11   oz   fresh goat cheese, cut into rounds
1/2   cup   chopped toasted walnuts
1/4   cup   toasted walnut halves
Combine chopped figs and 1/3 cup water in heavy medium saucepan. Cook over medium-high heat until liquid evaporates and figs are soft, about 7 minutes. Transfer to medium bowl. Mix in olives, olive oil, balsamic vinegar, capers, and chopped thyme. Season tapenade to taste with salt and pepper. (Can be made 3 days ahead. Cover and refrigerate. Bring to room temperature before serving.)
Arrange overlapping cheese rounds in circle in center of medium platter. Stir chopped walnuts into tapenade; spoon into center of cheese circle. Garnish with walnut halves and thyme sprigs, if desired. Serve with breads and/or crackers.

Yield: 2 cups

photo: foodandstyle.com

What better way to warm up than sharing a warm pot of festive cheese fondue to share with friends and loved ones? Here are some of our favorite non-traditional fondue recipes:

Gorgonzola Dolce Fondue adapted from New York Times

1 garlic clove, halved
1 cup sweet wine, such as Passito di Pantelleria or Sauternes
3/4 pound Gorgonzola Dolce, crumbled
2 tablespoons plus 2 teaspoons cornstarch
1 tablespoon cream cheese
Kosher salt, to taste
Freshly ground black pepper, to taste
Crusty bread, apple cubes or grapes, for serving

1. Rub cut side of garlic on inside of a large Dutch oven or a heavy-bottomed saucepan, rubbing the bottom and half way up the sides. Add wine and bring to a simmer over medium-high heat.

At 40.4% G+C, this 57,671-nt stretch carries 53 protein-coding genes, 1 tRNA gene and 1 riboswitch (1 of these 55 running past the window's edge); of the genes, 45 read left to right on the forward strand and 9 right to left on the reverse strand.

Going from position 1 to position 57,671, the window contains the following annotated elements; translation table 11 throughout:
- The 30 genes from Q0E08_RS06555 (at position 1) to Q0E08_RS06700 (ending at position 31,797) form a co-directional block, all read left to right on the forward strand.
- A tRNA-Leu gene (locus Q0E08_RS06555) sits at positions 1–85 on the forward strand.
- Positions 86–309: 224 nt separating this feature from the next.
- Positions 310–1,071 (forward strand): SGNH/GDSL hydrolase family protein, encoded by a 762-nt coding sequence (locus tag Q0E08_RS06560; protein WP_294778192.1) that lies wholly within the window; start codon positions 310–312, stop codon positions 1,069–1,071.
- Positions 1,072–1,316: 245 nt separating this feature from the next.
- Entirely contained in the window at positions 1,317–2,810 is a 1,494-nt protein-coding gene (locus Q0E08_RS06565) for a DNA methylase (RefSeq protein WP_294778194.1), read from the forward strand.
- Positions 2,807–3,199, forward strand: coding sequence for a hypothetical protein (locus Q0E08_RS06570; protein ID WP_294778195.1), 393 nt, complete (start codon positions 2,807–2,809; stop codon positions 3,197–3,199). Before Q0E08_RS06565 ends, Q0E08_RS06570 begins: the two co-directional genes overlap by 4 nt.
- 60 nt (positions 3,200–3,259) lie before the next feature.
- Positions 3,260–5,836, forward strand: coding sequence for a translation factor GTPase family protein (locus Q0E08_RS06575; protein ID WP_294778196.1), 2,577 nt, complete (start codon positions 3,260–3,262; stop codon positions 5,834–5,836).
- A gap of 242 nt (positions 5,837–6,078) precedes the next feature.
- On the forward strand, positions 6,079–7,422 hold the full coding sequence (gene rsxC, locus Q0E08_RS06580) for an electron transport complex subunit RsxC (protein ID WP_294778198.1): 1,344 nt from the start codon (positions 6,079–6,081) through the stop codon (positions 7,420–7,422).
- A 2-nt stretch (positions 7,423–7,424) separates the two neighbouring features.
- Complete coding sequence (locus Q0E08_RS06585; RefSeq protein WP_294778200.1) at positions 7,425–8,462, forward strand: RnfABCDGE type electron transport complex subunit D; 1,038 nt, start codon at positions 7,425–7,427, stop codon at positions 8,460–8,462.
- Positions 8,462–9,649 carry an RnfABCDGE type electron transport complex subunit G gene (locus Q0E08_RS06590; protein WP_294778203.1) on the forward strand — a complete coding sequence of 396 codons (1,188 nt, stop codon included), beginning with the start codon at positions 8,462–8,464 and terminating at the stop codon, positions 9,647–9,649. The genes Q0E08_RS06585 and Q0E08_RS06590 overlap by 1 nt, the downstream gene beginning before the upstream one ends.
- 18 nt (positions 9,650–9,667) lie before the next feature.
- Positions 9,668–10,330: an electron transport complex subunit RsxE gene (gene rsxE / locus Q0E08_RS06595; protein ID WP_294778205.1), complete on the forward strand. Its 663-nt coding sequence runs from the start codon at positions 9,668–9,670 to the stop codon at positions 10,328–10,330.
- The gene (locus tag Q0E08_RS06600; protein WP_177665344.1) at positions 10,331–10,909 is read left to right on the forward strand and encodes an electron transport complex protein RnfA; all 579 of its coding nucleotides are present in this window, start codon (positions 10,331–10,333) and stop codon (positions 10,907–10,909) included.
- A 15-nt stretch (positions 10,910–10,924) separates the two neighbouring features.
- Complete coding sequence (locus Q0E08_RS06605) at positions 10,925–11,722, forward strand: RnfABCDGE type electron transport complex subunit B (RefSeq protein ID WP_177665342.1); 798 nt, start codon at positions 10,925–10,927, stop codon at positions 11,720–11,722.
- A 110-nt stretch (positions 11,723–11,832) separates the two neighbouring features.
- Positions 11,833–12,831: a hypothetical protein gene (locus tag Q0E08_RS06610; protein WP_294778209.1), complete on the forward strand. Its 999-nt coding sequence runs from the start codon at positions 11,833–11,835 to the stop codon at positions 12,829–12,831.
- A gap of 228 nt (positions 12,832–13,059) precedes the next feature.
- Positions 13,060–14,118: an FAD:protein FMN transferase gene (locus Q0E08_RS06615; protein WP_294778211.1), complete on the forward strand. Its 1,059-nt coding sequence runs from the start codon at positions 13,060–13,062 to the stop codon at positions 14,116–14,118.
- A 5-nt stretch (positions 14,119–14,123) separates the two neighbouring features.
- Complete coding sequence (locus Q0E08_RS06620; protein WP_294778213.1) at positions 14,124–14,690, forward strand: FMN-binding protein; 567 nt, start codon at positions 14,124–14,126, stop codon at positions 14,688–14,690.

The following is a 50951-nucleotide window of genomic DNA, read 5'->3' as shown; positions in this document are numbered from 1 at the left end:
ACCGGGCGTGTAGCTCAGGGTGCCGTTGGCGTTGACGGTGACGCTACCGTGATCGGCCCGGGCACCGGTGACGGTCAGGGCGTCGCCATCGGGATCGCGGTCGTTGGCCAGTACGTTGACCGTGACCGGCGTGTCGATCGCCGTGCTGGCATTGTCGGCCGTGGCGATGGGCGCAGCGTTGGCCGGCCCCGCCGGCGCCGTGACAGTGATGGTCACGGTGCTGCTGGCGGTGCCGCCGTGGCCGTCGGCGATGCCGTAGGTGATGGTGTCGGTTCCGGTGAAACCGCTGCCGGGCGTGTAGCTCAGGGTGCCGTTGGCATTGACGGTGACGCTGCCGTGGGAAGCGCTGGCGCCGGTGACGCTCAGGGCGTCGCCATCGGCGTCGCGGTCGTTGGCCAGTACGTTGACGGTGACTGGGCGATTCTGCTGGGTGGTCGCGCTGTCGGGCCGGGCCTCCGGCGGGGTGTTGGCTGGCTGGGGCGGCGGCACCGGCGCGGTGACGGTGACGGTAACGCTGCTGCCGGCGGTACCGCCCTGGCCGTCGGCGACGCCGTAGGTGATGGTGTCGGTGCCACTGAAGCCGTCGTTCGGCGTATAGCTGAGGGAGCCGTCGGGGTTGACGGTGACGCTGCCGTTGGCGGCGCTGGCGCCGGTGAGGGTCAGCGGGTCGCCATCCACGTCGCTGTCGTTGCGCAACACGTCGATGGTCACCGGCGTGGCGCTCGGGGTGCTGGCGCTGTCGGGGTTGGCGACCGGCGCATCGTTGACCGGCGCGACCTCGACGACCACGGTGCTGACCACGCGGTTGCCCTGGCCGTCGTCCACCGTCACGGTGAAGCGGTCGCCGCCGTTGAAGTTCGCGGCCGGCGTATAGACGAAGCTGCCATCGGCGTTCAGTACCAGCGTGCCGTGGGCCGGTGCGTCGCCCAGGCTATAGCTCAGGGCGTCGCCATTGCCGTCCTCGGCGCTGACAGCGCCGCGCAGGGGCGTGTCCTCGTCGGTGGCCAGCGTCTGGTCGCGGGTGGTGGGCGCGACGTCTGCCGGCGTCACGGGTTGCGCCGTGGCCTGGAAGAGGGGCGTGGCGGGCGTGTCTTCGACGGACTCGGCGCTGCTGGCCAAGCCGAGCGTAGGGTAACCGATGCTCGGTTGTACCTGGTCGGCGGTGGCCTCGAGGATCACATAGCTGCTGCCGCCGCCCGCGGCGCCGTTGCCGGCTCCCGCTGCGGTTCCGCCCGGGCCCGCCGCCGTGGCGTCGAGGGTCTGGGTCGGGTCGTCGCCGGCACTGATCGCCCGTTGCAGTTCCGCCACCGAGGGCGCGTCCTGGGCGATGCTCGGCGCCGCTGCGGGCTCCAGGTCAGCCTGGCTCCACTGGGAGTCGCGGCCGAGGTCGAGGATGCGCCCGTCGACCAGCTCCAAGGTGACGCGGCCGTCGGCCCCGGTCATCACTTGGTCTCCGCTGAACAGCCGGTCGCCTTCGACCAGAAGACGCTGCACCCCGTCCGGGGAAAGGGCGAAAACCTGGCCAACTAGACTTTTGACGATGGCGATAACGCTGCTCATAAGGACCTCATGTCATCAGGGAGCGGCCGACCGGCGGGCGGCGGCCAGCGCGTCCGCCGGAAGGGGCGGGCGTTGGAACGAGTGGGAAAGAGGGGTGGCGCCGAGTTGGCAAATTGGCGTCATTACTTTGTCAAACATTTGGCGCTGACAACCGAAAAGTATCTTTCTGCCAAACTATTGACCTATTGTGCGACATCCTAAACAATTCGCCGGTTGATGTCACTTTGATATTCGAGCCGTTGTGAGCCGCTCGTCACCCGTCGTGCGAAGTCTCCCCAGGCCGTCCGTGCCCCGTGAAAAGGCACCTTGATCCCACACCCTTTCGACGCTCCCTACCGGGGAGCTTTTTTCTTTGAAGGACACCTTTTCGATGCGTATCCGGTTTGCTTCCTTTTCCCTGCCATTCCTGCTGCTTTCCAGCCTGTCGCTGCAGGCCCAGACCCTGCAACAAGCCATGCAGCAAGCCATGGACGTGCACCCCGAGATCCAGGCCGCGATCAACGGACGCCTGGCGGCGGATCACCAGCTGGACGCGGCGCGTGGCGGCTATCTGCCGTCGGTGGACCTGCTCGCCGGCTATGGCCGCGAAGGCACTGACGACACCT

2. Meanwhile, in a large bowl, toss Gorgonzola with cornstarch. Add a quarter of the cheese into simmering wine; reduce heat to medium, and whisk constantly until cheese is completely melted. Repeat until all cheese has been added. Whisk in cream cheese. Season with salt and pepper.  Enjoy!

Other delicious fondue recipes:

Fondue Savoyarde with Mushrooms – Saveur Magazine

Feta Fondue with Walnuts and Parsley – Tyler Florence

Whiskey-Cheddar Cheese Fondue – Food & Wine

Roast Pumpkin with Cheese “Fondue” – Gourmet

Fondue with Chipotle and Tequila – Blog Food & Style

Measuring Basics

Experienced cooks know that careful measuring is important if you want to get consistent results in the kitchen. This is especially true for baked goods, when too much (or too little) baking powder or baking soda or flour can mean the difference between a tall, gorgeous layer cake and a flat, dense frosted pancake.
So what should be in your arsenal of measuring utensils? Basically, you will need one set of measuring spoons for the little stuff and two sets of measuring cups for the big stuff. (Since you measure dry ingredients differently than liquids, you need a set of cups for each.)
Liquid Measuring Cups come in 1-, 2-, 4- and 8-cup glass or clear plastic cups with pour spouts. You can buy sets of three or four, but if need be, you can get by with just one 2-cup measure. Purchase cups with handles and make sure they have the last marking well below the rim (so measured liquids will not spill over the top). When measuring liquids, always place the cup on a level surface, then bend down and check the measurement at eye level for accurate reading.
Dry Measuring Cups are glass, plastic or stainless steel and come in graduated nesting sets which usually include a 1/4 cup, 1/3 cup, 1/2 cup and 1 cup. With these cups, the measurement is at the rim, so that you can level off ingredients. To “level off” a dry ingredient, add enough to the measuring cup to heap over the top of the cup, then use a table knife to swipe across the top, causing excess to fall out and creating a level top. For less than 1/4 cup, use standard measuring spoons.